The demonstration project provides capitated payment for PN services given to beneficiaries in the screening as well as treatment cohorts. Our analysis offers supportive evidence for Medicare to cover PN services for beneficiaries diagnosed with lung cancer. The cost‐effectiveness of this capitated PN program observed in our study could be driven by a number of factors. First, the natural history of lung cancer may differ from other cancers in that once diagnosed, lung cancer tends to be fast‐progressing with substantially worse survival at the advanced stage; therefore, timely treatment is especially important among those patients. Second, treatment of lung cancer is complex and often involves multiple specialties; therefore, the role of navigators in care coordination is highly relevant in diseases requiring multidisciplinary care, such as lung cancer. This point was confirmed in our analysis that separated the effect of timeliness of treatment from care coordination (Table 3) and found a larger benefit associated with care coordination. Lastly, unlike PN services aimed at increasing the rate of screening in the general population, PN services in our study were targeted at patients with an urgent need for medical care; therefore, the impact of PN services on patients' utility and health is immediately detected. Analyses that removed the effect of health utilities and focused only on LY saved also reached the same conclusion, although the ICER was slightly higher. While the extensive sensitivity analyses performed in this study confirmed the robustness of our conclusion, it should be noted that findings from our study do not imply that reimbursing PN services for other cancers will be cost‐effective. Nor do they imply that the use of capitated PN services to increase screening rates in the general Medicare population will be cost‐effective. The cost‐effectiveness of PN services in either scenario needs to be addressed in future research.
Caveats of our study are discussed below. First, given the 4‐year duration of the demonstration project, the survival benefit associated with PN services was not directly observed in our site but was inferred from the literature. In an article discussing the unique challenges for evaluating the cost‐effectiveness of PN programs, Ramsey et al. (2009) acknowledged difficulties in detecting the impact of treatment delay on mortality and recommended addressing this issue using a modeling approach (Ramsey et al. 2009). Following this recommendation, we designed a model that captured two key features of PN services, timeliness of treatment and care coordination, and identified relevant literature that linked these functions to clinical benefits in lung cancer. We then explored the impact of these parameters (i.e., delay_UC, B_Delay_PN, SurvB_PN_loc, and SurvB_PN_Reg) in sensitivity analyses and confirmed from sensitivity analyses that findings from our study are robust within a wide range of parameter values (Figure 2).
Second, our EQ‐5D data were based on all patients in the treatment cohort of Project FAROS, instead of the subset of lung cancer patients. The decision was driven by two concerns: (1) the small number of lung cancer patients in the treatment cohort rendered highly unstable estimates, and (2) the initial randomization of participants both in the intervention (i.e., PN services) and control arm of the treatment cohort was based on all five cancers (breast, cervical, colorectal, lung, and prostate) combined. Thus, while the baseline utilities were similar between patients randomized to the PN and UC group, the same cannot be expected among lung cancer patients in these two groups from the trial design. The use of health utilities data from Project FAROS which focused exclusively on Hispanic Medicare beneficiaries raised a concern regarding the generalizability of our study finding. To address this concern, we included LY as another outcome measure so that our study finding was independent from the source of health utilities data. Nevertheless, we are unaware of any study in the literature that has demonstrated racial disparities in health utility values. We verified this by comparing the EQ‐5D index score between Hispanic and non‐Hispanic Medicare beneficiaries using the 2003 Medical Expenditure Panel Survey. Our analysis showed that the mean score was not significantly different between these two groups (mean = 0.68 for Hispanic beneficiaries and 0.70 for non‐Hispanic beneficiaries; p = .141 in unweighted analysis and 0.326 in weighted analysis), suggesting that our use of health utilities obtained from Hispanic beneficiaries should not bias our estimate of QALY.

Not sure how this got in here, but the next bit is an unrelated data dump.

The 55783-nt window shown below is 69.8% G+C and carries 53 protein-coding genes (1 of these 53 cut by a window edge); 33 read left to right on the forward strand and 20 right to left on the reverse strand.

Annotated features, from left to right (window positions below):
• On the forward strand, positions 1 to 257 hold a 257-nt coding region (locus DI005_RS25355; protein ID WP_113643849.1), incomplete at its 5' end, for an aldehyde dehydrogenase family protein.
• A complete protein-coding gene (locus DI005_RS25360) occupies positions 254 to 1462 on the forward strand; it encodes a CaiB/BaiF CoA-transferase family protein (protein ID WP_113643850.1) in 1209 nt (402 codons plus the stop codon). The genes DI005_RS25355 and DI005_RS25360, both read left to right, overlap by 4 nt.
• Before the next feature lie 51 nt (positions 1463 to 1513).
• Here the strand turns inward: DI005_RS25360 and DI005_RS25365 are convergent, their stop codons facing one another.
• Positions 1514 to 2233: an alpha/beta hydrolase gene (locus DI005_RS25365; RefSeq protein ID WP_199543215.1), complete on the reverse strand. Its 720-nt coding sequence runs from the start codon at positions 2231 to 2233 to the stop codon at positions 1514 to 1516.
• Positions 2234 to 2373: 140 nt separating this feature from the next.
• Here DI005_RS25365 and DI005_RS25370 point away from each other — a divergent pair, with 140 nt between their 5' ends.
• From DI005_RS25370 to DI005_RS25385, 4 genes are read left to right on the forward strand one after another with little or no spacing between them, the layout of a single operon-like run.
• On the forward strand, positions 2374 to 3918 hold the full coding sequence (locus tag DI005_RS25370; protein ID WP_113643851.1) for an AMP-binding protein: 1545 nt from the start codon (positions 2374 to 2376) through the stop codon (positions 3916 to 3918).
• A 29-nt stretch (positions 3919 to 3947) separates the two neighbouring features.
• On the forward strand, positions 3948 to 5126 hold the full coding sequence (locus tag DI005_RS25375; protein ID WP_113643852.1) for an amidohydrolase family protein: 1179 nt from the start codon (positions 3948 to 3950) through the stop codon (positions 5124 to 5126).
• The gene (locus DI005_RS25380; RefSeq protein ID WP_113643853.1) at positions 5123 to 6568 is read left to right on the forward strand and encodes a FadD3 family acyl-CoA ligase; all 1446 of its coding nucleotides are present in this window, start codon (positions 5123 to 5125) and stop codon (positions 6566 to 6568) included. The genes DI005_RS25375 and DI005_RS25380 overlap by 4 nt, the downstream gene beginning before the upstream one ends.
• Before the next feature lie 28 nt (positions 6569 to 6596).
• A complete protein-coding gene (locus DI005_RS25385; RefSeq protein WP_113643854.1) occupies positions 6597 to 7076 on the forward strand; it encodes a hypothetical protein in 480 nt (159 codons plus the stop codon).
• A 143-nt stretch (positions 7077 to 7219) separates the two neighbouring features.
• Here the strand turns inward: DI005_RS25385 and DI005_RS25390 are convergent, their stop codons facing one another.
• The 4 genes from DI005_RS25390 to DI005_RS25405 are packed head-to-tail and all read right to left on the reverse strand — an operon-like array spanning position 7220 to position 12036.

Lastly, our base case analysis evaluated the cost‐effectiveness of the PN program from the payer's perspective (i.e., Medicare) and explored findings from the societal perspective in sensitivity analyses. For our analysis taking the societal perspective we did not take into consideration indirect cost in the context of productivity loss by patients and their family caregivers. Given that the study focused on Medicare beneficiaries and many are no longer in the labor force, we think they are unlikely to incur high indirect costs. It is possible that patient navigators could affect the productivity of family caregivers. However, it is not clear whether the use of PN services would increase or decrease the time commitment of family caregivers. On one hand, PN services can reduce family caregivers' productivity loss by assisting patients and their families navigating the health care system. On the other hand, indirect costs may increase if PN services lead to higher utilization of medical services, which could then increase the time caregivers spend accompanying patients to receiving their care. However, the net effect of these two forces is unlikely to drive up the incremental costs substantially that push the ICER over $50,000/QALY.
Appendix SA1: Author Matrix.
Appendix SA2: PRISMA Chart.
Appendix SA3: Programs of Numerical Approximation to Calculate Transition Probabilities.
Joint Acknowledgment/Disclosure Statement: This study is supported by grant from the National Cancer Institute (RC1CA145799), the University of Chicago Cancer Research Foundation Women's Board, and a grant from the Ministry of Health and Welfare in Taiwan (MOHW104‐TDU‐B‐212‐124‐002). All key individuals involved in the funded study had participated in the preparation of this manuscript and were included as coauthors.
Disclosures: None of the funding agencies affects the independence of the study or causes conflicts of interests. The authors have no other financial and material support to disclose.
1Denote D_Delay_PN as the average duration from diagnosis to treatment for the PN arm, the transition probability from local to regional stage and from regional to distant stage for the PN arm is: exp(−TP_LtoR x (B_delay_PN)) and exp(−TP_RtoD x (B_delay_PN)), respectively. For the UC arm, denote Delay_UC as the additional delay from diagnosis to treatment without PN services, the transition probability from local to regional stage and from regional to distant stage for the UC arm is: exp(−TP_LtoR x (B_Delay_PN + Delay_UC)) and exp(−TP_RtoD x (B_Delay_PN+Delay_UC)), respectively.